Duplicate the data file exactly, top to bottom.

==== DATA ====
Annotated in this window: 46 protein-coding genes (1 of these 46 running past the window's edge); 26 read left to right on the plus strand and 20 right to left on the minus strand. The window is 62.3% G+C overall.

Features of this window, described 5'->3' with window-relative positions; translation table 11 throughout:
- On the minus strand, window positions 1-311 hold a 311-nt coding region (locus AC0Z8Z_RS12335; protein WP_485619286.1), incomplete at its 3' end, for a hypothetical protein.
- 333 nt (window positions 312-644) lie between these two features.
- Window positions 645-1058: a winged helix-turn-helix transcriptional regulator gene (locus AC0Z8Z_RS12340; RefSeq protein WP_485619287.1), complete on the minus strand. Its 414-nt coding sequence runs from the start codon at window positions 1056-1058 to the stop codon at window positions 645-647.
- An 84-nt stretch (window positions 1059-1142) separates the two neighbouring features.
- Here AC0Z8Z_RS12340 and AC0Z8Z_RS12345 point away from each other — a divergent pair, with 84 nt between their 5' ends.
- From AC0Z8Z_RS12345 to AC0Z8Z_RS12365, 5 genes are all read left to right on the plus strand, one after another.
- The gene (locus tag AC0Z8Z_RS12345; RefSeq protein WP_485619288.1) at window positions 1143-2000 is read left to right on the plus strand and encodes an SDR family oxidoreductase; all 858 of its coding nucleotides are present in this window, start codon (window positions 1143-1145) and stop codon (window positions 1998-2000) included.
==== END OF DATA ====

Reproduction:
Annotated in this window: 46 protein-coding genes (1 of these 46 running past the window's edge); 26 read left to right on the plus strand and 20 right to left on the minus strand. The window is 62.3% G+C overall.

Features of this window, described 5'->3' with window-relative positions; translation table 11 throughout:
- On the minus strand, window positions 1-311 hold a 311-nt coding region (locus AC0Z8Z_RS12335; protein WP_485619286.1), incomplete at its 3' end, for a hypothetical protein.
- 333 nt (window positions 312-644) lie between these two features.
- Window positions 645-1058: a winged helix-turn-helix transcriptional regulator gene (locus AC0Z8Z_RS12340; RefSeq protein WP_485619287.1), complete on the minus strand. Its 414-nt coding sequence runs from the start codon at window positions 1056-1058 to the stop codon at window positions 645-647.
- An 84-nt stretch (window positions 1059-1142) separates the two neighbouring features.
- Here AC0Z8Z_RS12340 and AC0Z8Z_RS12345 point away from each other — a divergent pair, with 84 nt between their 5' ends.
- From AC0Z8Z_RS12345 to AC0Z8Z_RS12365, 5 genes are all read left to right on the plus strand, one after another.
- The gene (locus tag AC0Z8Z_RS12345; RefSeq protein WP_485619288.1) at window positions 1143-2000 is read left to right on the plus strand and encodes an SDR family oxidoreductase; all 858 of its coding nucleotides are present in this window, start codon (window positions 1143-1145) and stop codon (window positions 1998-2000) included.